The Same Restaurant Twice

Seafood Palace
2523 Nicollet Ave., Mpls., (612) 874-7721
Hours: 11:30 a.m.-11:30 p.m. daily

Last October departing Village Voice art critic Peter Schjeldahl bid an admiring farewell to his weekly forum: "I'm fascinated by the column form in general. It is a rhetorical gizmo as compact and flexible as the sonnet or the sonata and a lot more supported by present-day culture. If journalism is history written by flashes of lightning, the column may be the literary equivalent of a roving flashlight." So I cut that out and stuck it to my computer monitor, and ever since I've pictured myself, week after week, poking my flashlight into some corner, reporting back on what I find, and moving on.

It's a pleasant way to live. I don't just find meals, I find history. I find darlings, I find weirdos, I find unimaginable stories, and sometimes I find stone-cold paradoxes. Case in point: Seafood Palace. If you had asked me what I thought of the place before I trained my flashlight on it, I would have said it was pretty great--an opinion I would have based entirely on quiet, nonreview meals over the years, usually a hot and sour soup and something off the specials board. Now, having probed and poked and prodded and put the kitchen through the paces, I can report authoritatively that Seafood Palace serves alternately truly wonderful and just plain terrible dishes, often at the same meal--and often their best offerings have nothing whatsoever to do with sea life.

On my first visit, a late, lazy weekend lunch, I brought a trio of friends and we began with a family-style serving of chicken velvet soup, a silky, mellow variation on egg drop soup made with sweet niblets of corn and little poached pieces of chicken. It was swell, especially at only $5.95 for four or five people.

I had brought a friend who flits around the globe from one fried chicken to the next like a monarch butterfly that skips the rose gardens to feast on milkweed at the roadside. So we ordered the special of Cantonese fried chicken ($7.75 half, $15 whole), and it was fantastic--really. Slices of on-the-bone chicken cut straight through and arranged sort of like a sliced loaf of bread arrived on a large platter covered with warm pink, white, and green shrimp chips (generally like Fritos, but made of a ground shrimp mixture instead of corn), accompanied by a little bowl of mixed salt and pepper to sprinkle on the chicken. It was tender, it was moist, it was crispy and a little sweet--if you have any interest whatsoever in fried chicken, add this one to your list. We were also thrilled with the lobster special ($14.95), in which the deep-fried, hacked-up crustacean was perfectly complemented by slices of whole ginger in the white ginger-scallion sauce.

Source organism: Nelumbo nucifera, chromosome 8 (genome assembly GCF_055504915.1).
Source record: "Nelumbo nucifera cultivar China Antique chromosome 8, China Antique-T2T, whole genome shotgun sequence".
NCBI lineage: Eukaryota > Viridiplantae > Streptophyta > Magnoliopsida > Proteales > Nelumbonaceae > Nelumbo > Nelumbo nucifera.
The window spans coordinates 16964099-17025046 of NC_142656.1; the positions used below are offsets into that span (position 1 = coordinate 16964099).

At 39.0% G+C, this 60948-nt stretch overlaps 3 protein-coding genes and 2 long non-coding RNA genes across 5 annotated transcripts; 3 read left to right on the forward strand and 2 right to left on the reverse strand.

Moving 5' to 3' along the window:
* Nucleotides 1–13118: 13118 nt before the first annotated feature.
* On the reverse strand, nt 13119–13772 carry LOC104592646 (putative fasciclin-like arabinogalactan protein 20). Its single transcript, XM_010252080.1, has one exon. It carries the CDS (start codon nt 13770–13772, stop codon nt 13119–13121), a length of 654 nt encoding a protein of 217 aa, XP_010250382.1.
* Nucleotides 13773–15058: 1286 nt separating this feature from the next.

Yet the same meal featured three dishes that were just wretched. String beans in black bean sauce ($5.75) were ice-cold in places, making me suspect they had been parboiled and then later cooked with the sauce; in any event they were wrinkled, squishy, and exhausted. Eggplant with garlic sauce ($6.95) was nearly inedible--goopy, bitter, and viscous, the taste and texture of a past-ripe vegetable. The hot and spicy shrimp ($10.95) had been cooked into tight, rubbery knots, and tossed with neatly trimmed vegetables that looked suspiciously well-manicured and tasted like they'd come from a frozen mix.

Overall, it was very strange. Restaurants usually don't hit only home runs or--what would be the opposite? At-bats where they catch the ball and walk off with it and refuse to play? While puzzling over this question, I enjoyed the bubble-gum-pink décor, the crabs frisking in the aquariums, and the etched-glass art of a smiling lobster serving up a bowl of crabs that adorns the nonsmoking room. I was more curious than usual to find out what the next visit would bring.

Be careful what you wish for--two weeks later saw a meal that was very nearly a complete disaster. Three plates arrived bearing either mealy shrimp or crab with the ammoniac reek that clearly warns of past-prime ocean life--causing a panic at the table that prevented anyone from enjoying any part of the meal. The rest of the dinner didn't make up for the seafood scare: Singapore mai fun noodles ($8.50) were greasy and underseasoned, and the beef with sha-cha sauce ($8.95) on a sizzling platter was bland as Steak-umms in gravy. The only decent dishes were sautéed watercress with chopped garlic, a nicely bitter bowl of greens ($7.25), and a special of baked fresh mushrooms served with lots of little heads of bok choy ($9.95)--very plain, but good.

It was with great trepidation that I returned to the restaurant a week later; yet this time, nearly everything was marvelous. Hot and sour soup was just as I remembered it, peppery and chewy, crammed full of good stuff--cabbage, mushrooms, fatty pork. Another wild-card pick off the regular menu struck gold: Salt-baked spicy pork chops ($9.50) turned out to be slices of pork in a salty batter cooked in a way that created a divine fried texture, but also integrated a smattering of moist minced garlic and was nearly oil-free--as popcorn shrimp are to shrimp, this was to pork, an unforgettable dish. Baby clams in black bean sauce ($10.95) were equally appealing, a giant heap of little steamers tossed with a garlic-laced sauce, each one tender as pudding. Orange-flavored beef ($8.95) was good, though nothing spectacular, slices of sweet and bitter orange zest nicely enlivening the beef in a brown sauce.

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